between two (or more objects), the total momentum before the interaction is equal to the total
momentum after the interactionthe Law of Conservation of Momentum.




Eqn. 6-2:
Momentum Conservation
The motion of two objects involved in a collision can be predicted and examined by considering the
conservation of momentum. There are two varieties of collisions.
Elastic collisions: Momentum and Kinetic Energy are conserved during the collision.
 


Eqn. 6-3:
Conservation of KE
In perfectly elastic collisions, the objects perfectly transfer kinetic energy with none of it
converted into other forms such as heat, sound and physical deformation. A nearly perfectly
elastic collision is similar to two billiard balls wherein one stops completely after colliding with a
stationary other while the other leaves the collision with the same speed as the first.
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6-3
Inelastic collisions: Momentum only is conserved. Some Kinetic Energy is lost to other forms.
   
Because the kinetic energy is not conserved before and after the collision, using it to analyze the
collision is not usually helpful. Remember that this does not violate the law of conservation of
energy to say that KE is not conserved. The total amount of energy is the same; it’s just ee
changed from KE to thermal heat, deformation of the objects, sound, or various other forms.
In a perfectly inelastic collision, there is a certain theoretial aiu of osualekieti
energy that must be lot. This osuale KE is taken mostly by the sticking together of
objects involved, a sure sign of a perfectly inelastic collision.
During any collision the objects are deformed slightly in order to generate a force on one
aothe. I a elasti ollisio the to shapes spig ak to thei oigial shape. I a
inelastic collision they do not. Two billiard balls collide almost perfectly elastically; two balls of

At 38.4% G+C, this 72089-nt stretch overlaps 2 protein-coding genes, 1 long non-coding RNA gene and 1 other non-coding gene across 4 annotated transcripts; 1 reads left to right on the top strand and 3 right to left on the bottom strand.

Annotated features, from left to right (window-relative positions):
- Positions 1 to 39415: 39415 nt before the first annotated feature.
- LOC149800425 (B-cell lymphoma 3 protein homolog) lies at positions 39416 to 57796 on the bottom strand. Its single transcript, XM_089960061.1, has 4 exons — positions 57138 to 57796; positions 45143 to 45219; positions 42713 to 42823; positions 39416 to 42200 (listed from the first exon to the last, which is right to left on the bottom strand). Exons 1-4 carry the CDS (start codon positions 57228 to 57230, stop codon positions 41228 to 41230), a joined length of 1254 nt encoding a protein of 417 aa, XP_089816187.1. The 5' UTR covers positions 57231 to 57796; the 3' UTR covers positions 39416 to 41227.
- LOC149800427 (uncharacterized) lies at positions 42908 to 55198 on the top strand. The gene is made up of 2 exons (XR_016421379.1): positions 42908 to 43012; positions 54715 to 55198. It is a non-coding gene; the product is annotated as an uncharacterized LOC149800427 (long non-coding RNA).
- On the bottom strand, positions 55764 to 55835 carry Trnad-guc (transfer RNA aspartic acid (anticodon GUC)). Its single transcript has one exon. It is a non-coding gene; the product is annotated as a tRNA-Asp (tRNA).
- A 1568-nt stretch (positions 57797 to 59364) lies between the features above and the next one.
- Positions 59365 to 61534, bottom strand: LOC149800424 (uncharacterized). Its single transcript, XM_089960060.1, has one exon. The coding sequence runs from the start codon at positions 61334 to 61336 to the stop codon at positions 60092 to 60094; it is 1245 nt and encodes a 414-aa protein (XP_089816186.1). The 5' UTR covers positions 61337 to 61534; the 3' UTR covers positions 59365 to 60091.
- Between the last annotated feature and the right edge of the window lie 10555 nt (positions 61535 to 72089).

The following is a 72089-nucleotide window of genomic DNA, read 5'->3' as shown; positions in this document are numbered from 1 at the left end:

clay do not.
Most real-life collisions are not perfectly elastic or inelastic. “oe eeg is alas lost fo a elasti
collision, and some of the consumable kinetic energy always escapes consumption in an inelastic
collision.
Explosions
A special momentum-oseig eese ollisio situatio ioles a ojet breaking up into
fragments. For an object at rest exploding into two pieces, each piece must have equal and opposite
momenta in order to sum to zero. The same applies to an object already in motion. Any extra
oetu gaied  the foad piee ust e deduted fo the rearward piee suh that the
net momentum for the center of mass remains unchanged.
Ee though the fagets’ oeta add to zeo for an exploding object initially at rest, the fact that
they have velocities mean they have kinetic energies. Those energies must have originated from
somewhere. A stored eplosio potetial eeg is converted to kinetic energy and released to the
fragments. This potential energy can come from many sources. It can be chemical, nuclear, electrical or
as simple as the stored energy in a compressed spring.
   
A real-world explosion will not perfectly convert the stored explosion energy into KE with 100%
efficiency. Some will be lost to other forms. Consider an exploding festival ball at a fireworks show. The
eplosio does’t ol satte the fagetsit also releases heat, a concussive boom and glowing
light.